Alberta could get off resource roller coaster with rainy-day account

Printer-friendly version
Appeared in the Calgary Sun, October 18, 2023
Alberta could get off resource roller coaster with rainy-day account

Despite a projected budget surplus of $2.4 billion in 2023/24, Alberta may soon return to a budget deficit, which would come with big costs for Albertans. Fortunately, the Smith government has the opportunity and ability to avoid it.

Resource revenues (including oil and gas royalties) are volatile, which has created instability in provincial finances for decades. Because the Alberta government normally includes all resource revenue in its annual budget, when resource revenue is relatively high, as it is today, the provincial government enjoys surpluses but faces pressure to increase spending. And when resource revenues inevitably drop, coupled with higher spending levels, the province turns to deficits.

It’s a familiar pattern in Alberta. Most recently, it contributed to a string of budget deficits from 2008/09 to 2020/21 (excluding only 2014/15). Deficits fuel debt accumulation, which Albertans must finance through their taxes. For perspective, after adjusting for inflation, Albertans went from paying $76 per person in provincial net debt interest costs in 2008/09 to $569 per person in 2019/20—even before the onset of COVID.

Unfortunately, the Smith government has repeated past mistakes by increasing the spending plan amid relatively high resource revenue. Indeed, since its 2022 mid-year fiscal update, the Smith government has increased program spending by $10.1 billion.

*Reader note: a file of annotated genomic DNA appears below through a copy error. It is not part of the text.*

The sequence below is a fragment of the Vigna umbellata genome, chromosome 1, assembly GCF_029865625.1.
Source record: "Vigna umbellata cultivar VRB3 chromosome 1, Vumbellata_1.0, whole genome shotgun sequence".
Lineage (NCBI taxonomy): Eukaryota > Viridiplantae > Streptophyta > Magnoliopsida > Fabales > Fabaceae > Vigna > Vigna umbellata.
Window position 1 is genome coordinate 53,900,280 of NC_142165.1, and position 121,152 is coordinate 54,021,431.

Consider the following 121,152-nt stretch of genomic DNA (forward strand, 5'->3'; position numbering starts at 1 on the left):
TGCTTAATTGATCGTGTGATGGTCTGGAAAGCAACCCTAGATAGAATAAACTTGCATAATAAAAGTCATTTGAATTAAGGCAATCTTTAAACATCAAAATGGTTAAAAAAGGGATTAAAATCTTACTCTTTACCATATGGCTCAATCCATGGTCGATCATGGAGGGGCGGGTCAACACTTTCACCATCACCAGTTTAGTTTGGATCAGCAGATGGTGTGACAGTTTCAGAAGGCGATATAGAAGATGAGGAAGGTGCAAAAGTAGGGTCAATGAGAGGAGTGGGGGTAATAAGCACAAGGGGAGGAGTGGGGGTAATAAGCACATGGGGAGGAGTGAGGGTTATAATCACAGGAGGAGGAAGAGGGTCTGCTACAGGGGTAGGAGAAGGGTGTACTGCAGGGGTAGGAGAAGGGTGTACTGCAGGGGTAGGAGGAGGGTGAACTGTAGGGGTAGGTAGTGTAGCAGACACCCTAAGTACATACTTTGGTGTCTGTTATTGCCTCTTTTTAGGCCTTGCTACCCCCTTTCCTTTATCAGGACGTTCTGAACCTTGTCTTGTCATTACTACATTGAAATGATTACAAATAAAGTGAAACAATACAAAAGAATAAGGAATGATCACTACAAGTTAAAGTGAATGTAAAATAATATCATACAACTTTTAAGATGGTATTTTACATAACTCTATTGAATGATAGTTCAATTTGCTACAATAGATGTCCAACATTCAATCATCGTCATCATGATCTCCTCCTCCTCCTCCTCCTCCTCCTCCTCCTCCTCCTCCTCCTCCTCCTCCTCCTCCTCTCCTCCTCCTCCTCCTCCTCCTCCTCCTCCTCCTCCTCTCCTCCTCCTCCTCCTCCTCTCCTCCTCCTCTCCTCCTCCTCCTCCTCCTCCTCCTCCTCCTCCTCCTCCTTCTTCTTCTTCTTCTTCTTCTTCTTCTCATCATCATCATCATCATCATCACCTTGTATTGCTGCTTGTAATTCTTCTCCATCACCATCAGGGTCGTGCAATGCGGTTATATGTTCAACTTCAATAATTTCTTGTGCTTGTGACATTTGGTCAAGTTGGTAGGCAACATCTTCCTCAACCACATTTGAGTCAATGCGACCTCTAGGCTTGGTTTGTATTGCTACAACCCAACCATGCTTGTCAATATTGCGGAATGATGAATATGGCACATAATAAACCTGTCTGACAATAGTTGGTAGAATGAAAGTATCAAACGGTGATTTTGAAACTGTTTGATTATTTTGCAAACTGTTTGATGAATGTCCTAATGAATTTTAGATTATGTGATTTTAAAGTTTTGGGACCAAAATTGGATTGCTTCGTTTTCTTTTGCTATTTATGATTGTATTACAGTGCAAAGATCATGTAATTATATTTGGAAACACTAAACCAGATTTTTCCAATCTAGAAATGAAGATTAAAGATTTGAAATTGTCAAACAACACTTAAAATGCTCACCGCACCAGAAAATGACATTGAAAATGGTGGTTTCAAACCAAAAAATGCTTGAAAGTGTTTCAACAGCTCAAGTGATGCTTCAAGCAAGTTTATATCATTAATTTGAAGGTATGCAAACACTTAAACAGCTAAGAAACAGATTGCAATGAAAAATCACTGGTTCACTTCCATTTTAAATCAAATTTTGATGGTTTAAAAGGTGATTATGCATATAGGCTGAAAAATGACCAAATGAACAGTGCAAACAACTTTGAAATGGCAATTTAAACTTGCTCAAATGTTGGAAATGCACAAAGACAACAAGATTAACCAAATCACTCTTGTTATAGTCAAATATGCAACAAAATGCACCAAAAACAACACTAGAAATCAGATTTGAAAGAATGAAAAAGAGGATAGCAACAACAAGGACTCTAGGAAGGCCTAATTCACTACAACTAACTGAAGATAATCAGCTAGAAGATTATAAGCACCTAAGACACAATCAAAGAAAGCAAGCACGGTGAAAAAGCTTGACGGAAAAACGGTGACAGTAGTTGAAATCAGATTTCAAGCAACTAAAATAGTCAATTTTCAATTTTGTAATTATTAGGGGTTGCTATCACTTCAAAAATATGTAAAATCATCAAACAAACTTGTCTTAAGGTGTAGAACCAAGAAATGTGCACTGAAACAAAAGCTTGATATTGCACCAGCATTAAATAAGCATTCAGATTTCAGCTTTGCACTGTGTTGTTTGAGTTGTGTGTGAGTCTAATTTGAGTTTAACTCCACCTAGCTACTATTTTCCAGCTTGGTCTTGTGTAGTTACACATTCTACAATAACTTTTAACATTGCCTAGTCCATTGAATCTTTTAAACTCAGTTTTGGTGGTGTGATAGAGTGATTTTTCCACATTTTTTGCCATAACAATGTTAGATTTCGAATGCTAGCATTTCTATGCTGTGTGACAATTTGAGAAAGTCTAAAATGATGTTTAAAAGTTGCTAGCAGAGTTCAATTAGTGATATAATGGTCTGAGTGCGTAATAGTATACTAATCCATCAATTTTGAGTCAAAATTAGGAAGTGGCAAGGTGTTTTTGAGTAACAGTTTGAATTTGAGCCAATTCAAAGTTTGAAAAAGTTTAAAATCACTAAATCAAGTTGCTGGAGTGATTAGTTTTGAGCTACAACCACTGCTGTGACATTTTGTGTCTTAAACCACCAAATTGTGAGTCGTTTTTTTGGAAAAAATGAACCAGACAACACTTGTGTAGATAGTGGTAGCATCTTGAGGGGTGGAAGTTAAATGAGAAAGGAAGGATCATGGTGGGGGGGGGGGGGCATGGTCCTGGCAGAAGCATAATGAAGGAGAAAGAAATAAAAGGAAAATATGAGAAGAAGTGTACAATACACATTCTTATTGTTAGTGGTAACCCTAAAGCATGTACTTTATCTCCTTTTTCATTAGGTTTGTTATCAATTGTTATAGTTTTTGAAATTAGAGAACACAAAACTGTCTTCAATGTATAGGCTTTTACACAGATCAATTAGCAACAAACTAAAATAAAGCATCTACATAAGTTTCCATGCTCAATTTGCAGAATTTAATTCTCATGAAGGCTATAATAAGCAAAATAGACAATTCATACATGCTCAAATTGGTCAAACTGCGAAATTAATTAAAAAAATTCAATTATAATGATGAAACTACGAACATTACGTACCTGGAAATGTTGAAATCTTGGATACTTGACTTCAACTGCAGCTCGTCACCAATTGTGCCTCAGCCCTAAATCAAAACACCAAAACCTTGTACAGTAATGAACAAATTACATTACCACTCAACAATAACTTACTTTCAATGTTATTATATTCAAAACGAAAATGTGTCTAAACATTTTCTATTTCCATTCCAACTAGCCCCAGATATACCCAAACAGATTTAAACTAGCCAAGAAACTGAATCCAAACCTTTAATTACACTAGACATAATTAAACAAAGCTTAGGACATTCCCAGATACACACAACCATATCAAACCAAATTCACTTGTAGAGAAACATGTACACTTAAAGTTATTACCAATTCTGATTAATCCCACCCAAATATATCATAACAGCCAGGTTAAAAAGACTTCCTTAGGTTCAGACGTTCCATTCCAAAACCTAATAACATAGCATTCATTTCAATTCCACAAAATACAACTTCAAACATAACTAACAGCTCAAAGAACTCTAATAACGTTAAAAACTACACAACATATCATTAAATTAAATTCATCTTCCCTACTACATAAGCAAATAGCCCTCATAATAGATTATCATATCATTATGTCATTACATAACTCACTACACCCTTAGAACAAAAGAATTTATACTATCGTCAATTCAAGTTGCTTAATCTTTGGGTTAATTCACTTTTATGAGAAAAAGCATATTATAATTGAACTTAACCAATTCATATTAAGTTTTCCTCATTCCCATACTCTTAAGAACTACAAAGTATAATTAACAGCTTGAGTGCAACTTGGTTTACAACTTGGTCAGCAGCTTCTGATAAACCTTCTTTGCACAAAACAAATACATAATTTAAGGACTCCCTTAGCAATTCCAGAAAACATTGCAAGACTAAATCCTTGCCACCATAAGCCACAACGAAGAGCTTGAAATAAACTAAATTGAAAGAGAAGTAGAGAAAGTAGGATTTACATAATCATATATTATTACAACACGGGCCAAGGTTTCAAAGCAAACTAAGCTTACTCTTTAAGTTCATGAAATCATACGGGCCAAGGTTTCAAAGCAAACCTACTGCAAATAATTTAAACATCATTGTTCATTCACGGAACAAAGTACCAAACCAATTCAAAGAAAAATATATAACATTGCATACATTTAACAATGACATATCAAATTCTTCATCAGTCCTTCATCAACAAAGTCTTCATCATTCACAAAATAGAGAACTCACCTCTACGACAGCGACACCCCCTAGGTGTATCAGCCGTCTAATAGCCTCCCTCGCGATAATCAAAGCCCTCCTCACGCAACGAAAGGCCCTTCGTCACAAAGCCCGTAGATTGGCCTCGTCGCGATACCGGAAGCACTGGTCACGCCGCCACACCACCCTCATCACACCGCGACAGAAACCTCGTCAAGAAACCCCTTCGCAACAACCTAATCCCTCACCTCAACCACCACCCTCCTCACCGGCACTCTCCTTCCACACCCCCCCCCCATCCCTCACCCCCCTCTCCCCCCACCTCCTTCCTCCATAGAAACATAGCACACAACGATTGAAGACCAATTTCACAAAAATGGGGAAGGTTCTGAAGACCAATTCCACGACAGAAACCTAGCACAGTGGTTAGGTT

Again, due to this spending increase, there’s a significant risk that Alberta’s budget surplus could quickly turn into a budget deficit once resource revenues decline. According to the provincial government’s own estimate, a $1 drop in oil prices is equal to a $630 million decline in government revenue. In other words, if oil prices fall by even $4 Alberta could be back in deficit. And considering oil price forecasts have already been reduced this fiscal year—from US$79 per barrel (WTI) to US$75 per barrel (WTI)—that could happen.

So what’s the solution?

Rather than continue riding the resource revenue rollercoaster, the Smith government should use this opportunity to stabilize provincial finances over the long-term by re-introducing the Alberta Sustainability Fund.

The concept is simple—limit resource revenue included in the budget to a stable amount, thereby limiting the amount of money available for annual spending. Any resource revenue above the set stable amount would be automatically saved in this rainy-day account to be withdrawn in years with relatively low resource revenue. Put simply, the fund would help smooth resource revenue over time and avoid future budget deficits.

And it’s more feasible than one might think. In fact, according to a new study published by the Fraser Institute, with some spending restraint, Alberta could save enough resource revenue to fund a rainy-day account worth $9.8 billion by 2025/26—all while maintaining a balanced budget and avoiding a reduction in nominal spending.

There’s still time—Alberta can get off the resource revenue rollercoaster. By limiting spending and stabilizing resource revenue in the budget, a rainy-day account would help avoid future deficits.

Subscribe to the Fraser Institute

Get the latest news from the Fraser Institute on the latest research studies, news and events.